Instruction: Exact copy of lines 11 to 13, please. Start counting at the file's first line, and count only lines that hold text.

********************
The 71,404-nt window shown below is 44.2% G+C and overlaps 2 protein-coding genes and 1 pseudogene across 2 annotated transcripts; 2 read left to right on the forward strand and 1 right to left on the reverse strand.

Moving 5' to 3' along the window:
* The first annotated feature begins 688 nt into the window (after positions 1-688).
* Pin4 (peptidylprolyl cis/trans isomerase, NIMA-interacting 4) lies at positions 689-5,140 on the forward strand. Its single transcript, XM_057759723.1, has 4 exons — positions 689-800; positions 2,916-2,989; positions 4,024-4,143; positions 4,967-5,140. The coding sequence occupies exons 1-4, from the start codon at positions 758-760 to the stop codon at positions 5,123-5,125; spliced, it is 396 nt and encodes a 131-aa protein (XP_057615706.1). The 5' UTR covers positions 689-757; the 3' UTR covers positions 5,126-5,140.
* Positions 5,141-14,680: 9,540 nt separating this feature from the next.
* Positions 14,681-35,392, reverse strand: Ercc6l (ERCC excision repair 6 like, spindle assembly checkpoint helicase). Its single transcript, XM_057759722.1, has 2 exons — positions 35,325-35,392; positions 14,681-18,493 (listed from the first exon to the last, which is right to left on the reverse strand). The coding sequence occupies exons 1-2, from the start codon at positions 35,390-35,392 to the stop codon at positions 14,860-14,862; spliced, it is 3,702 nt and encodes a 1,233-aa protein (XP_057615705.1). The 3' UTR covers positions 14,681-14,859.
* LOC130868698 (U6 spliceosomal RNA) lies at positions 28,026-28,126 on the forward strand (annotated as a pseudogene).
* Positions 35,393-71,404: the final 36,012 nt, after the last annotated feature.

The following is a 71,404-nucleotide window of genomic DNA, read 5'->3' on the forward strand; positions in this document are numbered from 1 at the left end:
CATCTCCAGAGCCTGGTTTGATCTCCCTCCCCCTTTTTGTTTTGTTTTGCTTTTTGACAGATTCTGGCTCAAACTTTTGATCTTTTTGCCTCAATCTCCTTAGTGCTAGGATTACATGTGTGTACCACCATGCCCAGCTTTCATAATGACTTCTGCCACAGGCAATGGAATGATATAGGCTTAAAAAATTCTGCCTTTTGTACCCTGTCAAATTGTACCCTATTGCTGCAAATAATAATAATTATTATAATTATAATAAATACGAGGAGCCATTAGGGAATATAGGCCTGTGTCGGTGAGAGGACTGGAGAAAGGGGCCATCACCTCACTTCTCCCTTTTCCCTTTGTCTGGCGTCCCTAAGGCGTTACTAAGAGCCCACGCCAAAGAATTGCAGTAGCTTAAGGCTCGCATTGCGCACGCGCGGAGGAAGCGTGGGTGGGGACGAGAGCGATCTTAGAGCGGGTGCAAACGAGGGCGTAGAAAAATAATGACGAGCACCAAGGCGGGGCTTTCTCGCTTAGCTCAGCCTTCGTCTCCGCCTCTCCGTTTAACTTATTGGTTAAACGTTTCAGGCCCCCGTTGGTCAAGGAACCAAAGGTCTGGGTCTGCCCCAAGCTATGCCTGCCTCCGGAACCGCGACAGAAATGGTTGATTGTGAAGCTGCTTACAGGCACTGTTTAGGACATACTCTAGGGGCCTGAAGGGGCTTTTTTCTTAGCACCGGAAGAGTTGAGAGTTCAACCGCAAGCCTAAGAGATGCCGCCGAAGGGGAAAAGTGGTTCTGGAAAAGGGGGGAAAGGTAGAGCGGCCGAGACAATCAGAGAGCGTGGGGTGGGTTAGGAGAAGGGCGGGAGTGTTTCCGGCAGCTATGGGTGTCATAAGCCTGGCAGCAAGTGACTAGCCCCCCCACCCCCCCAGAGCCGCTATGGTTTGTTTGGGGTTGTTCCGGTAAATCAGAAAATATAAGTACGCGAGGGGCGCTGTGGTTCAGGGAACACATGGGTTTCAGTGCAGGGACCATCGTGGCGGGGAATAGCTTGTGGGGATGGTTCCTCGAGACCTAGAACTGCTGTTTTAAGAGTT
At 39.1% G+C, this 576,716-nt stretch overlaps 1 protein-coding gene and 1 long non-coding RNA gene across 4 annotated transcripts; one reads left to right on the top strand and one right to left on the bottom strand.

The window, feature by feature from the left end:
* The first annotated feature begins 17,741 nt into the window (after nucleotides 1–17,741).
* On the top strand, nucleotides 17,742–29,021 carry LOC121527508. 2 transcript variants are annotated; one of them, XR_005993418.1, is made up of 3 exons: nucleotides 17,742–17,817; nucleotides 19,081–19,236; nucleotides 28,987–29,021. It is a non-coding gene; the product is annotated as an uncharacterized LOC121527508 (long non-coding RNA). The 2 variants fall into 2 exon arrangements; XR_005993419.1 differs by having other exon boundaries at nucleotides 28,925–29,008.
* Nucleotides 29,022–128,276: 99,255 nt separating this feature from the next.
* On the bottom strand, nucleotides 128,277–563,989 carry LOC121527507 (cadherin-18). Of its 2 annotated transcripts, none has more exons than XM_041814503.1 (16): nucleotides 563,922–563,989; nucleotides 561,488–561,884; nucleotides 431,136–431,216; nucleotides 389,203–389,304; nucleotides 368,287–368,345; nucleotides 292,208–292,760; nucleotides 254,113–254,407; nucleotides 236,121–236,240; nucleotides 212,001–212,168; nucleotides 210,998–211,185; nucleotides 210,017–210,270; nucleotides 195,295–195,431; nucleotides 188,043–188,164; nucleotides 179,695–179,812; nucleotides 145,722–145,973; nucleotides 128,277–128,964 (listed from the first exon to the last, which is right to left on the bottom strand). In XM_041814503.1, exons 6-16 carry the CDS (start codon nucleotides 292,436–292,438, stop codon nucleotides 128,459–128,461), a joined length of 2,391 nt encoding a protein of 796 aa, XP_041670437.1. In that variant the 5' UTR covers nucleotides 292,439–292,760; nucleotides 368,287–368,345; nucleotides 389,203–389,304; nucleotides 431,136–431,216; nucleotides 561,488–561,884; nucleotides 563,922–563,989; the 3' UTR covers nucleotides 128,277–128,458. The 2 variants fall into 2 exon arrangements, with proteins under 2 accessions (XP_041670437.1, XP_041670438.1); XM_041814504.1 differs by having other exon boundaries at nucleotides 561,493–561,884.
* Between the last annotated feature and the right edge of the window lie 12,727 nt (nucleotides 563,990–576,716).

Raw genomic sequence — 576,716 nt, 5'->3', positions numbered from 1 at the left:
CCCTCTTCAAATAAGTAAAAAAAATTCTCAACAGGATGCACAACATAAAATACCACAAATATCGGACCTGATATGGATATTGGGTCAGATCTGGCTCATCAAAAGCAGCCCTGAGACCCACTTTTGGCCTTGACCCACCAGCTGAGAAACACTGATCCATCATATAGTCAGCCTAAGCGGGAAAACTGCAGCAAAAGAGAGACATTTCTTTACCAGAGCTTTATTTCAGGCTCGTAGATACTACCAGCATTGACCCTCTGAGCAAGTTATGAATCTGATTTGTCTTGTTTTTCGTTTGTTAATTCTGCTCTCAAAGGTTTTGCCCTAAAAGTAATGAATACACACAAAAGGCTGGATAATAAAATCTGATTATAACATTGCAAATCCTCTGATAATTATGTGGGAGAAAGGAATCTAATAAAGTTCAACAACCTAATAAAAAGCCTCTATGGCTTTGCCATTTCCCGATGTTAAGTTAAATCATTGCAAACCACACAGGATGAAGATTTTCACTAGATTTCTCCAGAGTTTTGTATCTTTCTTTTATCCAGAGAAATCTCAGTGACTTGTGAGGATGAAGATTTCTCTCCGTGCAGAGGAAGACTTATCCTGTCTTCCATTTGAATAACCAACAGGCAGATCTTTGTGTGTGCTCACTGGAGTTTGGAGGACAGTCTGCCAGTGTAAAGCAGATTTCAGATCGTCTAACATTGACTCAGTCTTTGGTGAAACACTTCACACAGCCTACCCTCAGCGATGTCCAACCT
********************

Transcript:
At 39.1% G+C, this 576,716-nt stretch overlaps 1 protein-coding gene and 1 long non-coding RNA gene across 4 annotated transcripts; one reads left to right on the top strand and one right to left on the bottom strand.

The window, feature by feature from the left end:
* The first annotated feature begins 17,741 nt into the window (after nucleotides 1–17,741).